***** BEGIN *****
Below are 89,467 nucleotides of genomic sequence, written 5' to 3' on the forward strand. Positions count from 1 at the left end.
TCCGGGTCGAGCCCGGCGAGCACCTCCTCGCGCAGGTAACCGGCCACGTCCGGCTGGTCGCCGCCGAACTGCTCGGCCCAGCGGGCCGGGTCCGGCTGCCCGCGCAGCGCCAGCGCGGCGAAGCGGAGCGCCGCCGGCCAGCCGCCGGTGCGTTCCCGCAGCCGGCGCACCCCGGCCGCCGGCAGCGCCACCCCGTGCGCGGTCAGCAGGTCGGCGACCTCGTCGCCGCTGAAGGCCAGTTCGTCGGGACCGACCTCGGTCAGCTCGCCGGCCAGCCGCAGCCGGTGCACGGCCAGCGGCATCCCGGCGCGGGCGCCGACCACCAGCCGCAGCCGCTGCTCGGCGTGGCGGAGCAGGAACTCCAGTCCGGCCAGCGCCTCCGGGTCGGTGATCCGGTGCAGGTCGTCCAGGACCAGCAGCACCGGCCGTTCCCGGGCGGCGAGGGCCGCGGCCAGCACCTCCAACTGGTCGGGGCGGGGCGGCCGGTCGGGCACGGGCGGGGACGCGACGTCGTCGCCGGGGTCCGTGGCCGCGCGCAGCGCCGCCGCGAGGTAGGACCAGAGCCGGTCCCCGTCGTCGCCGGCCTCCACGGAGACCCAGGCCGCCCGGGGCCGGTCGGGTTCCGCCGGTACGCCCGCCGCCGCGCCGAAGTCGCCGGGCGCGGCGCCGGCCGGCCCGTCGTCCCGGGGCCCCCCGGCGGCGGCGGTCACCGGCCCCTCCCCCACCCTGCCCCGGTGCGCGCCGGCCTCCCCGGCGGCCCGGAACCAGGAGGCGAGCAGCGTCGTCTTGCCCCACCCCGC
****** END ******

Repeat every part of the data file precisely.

Below are 89,467 nucleotides of genomic sequence, written 5' to 3' on the forward strand. Positions count from 1 at the left end.
TCCGGGTCGAGCCCGGCGAGCACCTCCTCGCGCAGGTAACCGGCCACGTCCGGCTGGTCGCCGCCGAACTGCTCGGCCCAGCGGGCCGGGTCCGGCTGCCCGCGCAGCGCCAGCGCGGCGAAGCGGAGCGCCGCCGGCCAGCCGCCGGTGCGTTCCCGCAGCCGGCGCACCCCGGCCGCCGGCAGCGCCACCCCGTGCGCGGTCAGCAGGTCGGCGACCTCGTCGCCGCTGAAGGCCAGTTCGTCGGGACCGACCTCGGTCAGCTCGCCGGCCAGCCGCAGCCGGTGCACGGCCAGCGGCATCCCGGCGCGGGCGCCGACCACCAGCCGCAGCCGCTGCTCGGCGTGGCGGAGCAGGAACTCCAGTCCGGCCAGCGCCTCCGGGTCGGTGATCCGGTGCAGGTCGTCCAGGACCAGCAGCACCGGCCGTTCCCGGGCGGCGAGGGCCGCGGCCAGCACCTCCAACTGGTCGGGGCGGGGCGGCCGGTCGGGCACGGGCGGGGACGCGACGTCGTCGCCGGGGTCCGTGGCCGCGCGCAGCGCCGCCGCGAGGTAGGACCAGAGCCGGTCCCCGTCGTCGCCGGCCTCCACGGAGACCCAGGCCGCCCGGGGCCGGTCGGGTTCCGCCGGTACGCCCGCCGCCGCGCCGAAGTCGCCGGGCGCGGCGCCGGCCGGCCCGTCGTCCCGGGGCCCCCCGGCGGCGGCGGTCACCGGCCCCTCCCCCACCCTGCCCCGGTGCGCGCCGGCCTCCCCGGCGGCCCGGAACCAGGAGGCGAGCAGCGTCGTCTTGCCCCACCCCGC